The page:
Emachines' PCs have proved popular with consumers because of their modest prices, which typically are at least $100 lower than those of competing models. The company's sales have been brisk enough for it to maintain the No. 3 spot at retail.
But the Irvine, Calif.-based company hasn't always kept up with the latest fashions in desktop PCs. Hewlett-Packard's Pavilion and Compaq Computer's Presario, the two top-selling desktop PCs at retail, have offered two-tone color schemes and snap-on panels that allow owners to change the color of their machine for some time. HP and Compaq have also added more functions to their designs, such as moving universal serial bus (USB) ports to the front of the PC for easier access.
While price and what's inside the machine are key, the new black and silver motif of Emachines' latest models should make them more aesthetically pleasing, analysts said, and therefore more competitive with HP and Compaq models.
Being more competitive is what the company is aiming for.
"The premium look and feel of our new design...places us on par with any PCs currently on the market at a significantly lower price," Wayne Inouye, president and CEO of Emachines, said in a statement.
Just because a PC has a low price doesn't mean it should be boring-looking, said Steve Baker, an analyst with NPD Techworld.
"You can combine style and functionality to make it easier for people to use the products," he said. "I don't see what the downside could be to that."
Emachines typically offers PCs ranging in price from $399 to $699 after a $75 rebate. While it has maintained those prices and added faster processors in most new models, it did reduce the memory allotment in one PC.
The new T1150 offers a 1.3GHz Celeron processor and 128MB of memory compared with the 1.2GHz Celeron and 256MB of memory in the T1120 model it replaces. The T1150, which also offers a 40GB hard drive and a CD-Rewritable drive, sells for $499 after the $75 rebate.
Emachines also maintained the price and configuration of its entry-level T1140 desktop. That system includes a 1.1GHz Celeron processor, 128MB of RAM, a 20GB hard drive and a CD-ROM drive for $399 after the rebate. The machine replaces the 1GHz T1115.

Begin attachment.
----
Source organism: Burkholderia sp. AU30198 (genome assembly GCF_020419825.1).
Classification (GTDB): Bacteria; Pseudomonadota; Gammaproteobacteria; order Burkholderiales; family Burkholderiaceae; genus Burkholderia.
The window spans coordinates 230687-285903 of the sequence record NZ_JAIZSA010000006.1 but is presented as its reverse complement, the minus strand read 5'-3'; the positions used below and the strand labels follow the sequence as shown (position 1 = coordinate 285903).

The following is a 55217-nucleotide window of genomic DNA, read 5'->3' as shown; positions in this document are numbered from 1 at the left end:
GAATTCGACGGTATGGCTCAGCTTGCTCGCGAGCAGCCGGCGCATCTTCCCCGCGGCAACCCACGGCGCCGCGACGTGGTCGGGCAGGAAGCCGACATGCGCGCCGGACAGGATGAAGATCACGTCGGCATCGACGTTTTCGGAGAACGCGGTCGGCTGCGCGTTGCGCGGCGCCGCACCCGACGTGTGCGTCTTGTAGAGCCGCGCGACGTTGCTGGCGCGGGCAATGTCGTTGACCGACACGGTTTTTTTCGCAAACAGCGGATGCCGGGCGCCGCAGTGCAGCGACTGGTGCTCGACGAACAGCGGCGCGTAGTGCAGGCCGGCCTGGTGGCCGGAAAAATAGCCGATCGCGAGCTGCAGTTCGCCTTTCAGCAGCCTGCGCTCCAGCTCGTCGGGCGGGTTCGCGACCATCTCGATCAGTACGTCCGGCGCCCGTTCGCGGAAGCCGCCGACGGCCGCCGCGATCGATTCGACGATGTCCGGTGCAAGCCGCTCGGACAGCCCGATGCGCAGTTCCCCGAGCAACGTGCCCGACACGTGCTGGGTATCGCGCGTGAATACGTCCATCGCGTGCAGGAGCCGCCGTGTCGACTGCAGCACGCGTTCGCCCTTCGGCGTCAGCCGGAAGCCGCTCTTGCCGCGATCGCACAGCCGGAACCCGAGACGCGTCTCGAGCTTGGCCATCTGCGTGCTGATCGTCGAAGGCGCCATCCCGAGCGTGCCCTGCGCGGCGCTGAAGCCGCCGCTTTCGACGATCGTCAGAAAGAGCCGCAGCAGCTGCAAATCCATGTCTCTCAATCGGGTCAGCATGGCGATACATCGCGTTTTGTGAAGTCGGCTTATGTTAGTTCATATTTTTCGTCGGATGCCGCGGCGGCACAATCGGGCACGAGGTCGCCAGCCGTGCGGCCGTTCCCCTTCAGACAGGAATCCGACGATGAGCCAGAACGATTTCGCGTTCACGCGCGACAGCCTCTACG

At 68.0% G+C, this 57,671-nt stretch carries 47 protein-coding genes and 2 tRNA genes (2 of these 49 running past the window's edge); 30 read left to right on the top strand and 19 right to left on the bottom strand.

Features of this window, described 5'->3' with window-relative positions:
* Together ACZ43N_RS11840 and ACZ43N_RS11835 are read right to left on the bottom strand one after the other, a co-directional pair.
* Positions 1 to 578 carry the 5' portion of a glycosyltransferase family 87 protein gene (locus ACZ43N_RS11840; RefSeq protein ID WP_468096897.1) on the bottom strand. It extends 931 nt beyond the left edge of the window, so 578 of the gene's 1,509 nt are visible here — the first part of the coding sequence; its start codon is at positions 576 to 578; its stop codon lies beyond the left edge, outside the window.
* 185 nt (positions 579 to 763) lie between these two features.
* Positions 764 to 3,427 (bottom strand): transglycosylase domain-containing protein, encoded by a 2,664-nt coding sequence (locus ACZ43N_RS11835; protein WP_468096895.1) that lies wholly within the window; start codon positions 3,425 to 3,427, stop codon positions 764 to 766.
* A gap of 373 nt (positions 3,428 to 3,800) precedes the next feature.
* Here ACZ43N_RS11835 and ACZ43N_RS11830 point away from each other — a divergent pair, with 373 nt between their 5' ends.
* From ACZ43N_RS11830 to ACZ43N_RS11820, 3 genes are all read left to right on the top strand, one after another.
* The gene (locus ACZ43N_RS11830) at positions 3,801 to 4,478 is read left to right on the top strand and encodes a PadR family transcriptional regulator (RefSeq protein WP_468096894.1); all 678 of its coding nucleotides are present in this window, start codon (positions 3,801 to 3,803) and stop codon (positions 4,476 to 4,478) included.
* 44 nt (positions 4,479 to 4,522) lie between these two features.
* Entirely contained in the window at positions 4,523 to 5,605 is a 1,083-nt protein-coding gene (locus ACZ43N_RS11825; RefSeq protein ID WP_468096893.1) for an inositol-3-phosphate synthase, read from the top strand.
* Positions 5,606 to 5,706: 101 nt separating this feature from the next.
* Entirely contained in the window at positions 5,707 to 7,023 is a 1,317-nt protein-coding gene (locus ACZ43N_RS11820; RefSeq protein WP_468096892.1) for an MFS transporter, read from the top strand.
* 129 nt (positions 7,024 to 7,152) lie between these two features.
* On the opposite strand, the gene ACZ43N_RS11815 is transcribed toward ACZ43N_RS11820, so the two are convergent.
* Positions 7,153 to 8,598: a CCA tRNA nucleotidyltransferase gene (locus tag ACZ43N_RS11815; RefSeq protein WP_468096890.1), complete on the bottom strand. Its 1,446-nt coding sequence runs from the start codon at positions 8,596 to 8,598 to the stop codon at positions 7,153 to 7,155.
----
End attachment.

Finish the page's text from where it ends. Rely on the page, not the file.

The company did the same with its new T1600, based on Advanced Micro Devices' Athlon XP 1600 chip. The machine, which includes 256MB of double data rate (DDR) SDRAM, a 40GB hard drive and a CD-RW drive, sells for $599 after the rebate. DDR SDRAM is a faster version of standard SDRAM available in some of eMachines' lower-priced PCs.
Emachines also introduced a new T4170 model, with a 1.6GHz Intel Pentium 4, 256MB of DDR SDRAM, a 60GB hard drive and CD-RW drive. It sells for $699 after the rebate.
In comparison, Compaq's newest Presario 4400US and 4410US desktops, both of which offer a 1.3GHz Celeron processor, 128MB of RAM and a 40GB hard drive, start at $699 and $799, respectively. The less-expensive 4400US model comes with a CD-RW, while the 4410US offers both a CD-RW and a DVD-ROM drive.
Compaq's previous entry-level Presario PC, the 5400US, started at $569 with a 1.2GHz Celeron, 128MB of RAM and a 20GB hard drive.
The lack of a $599 PC could hurt Compaq. The company is "pretty likely" to lose sales opportunities without one, NPD Techworld's Baker said. Such machines help with advertising and provide a "foot in the door" to PC makers when it comes to consumers evaluating their PCs.
In addition, Baker said, "that's where the (sales) volume tends to be. You can move a lot of units on those under-$600 machines."
On the features front, Emachines' new desktops include access to two USB ports at the front of each machine via a door that slides up and out of the way. The company also added dual optical-drive bays on all new models, allowing buyers to add an extra drive such as a DVD, and a new Smart Stand-by sleep mode that idles the PC when a user is away. In addition, eMachines provides a new 250-watt power supply with a fan that it says is quieter.
The machines also come with a new proactive trouble-shooting application from BigFix. The application monitors the PC's hardware and software, offering fixes when problems arise.
Emachines says the PCs will be available at retail stores starting April 13 and 14.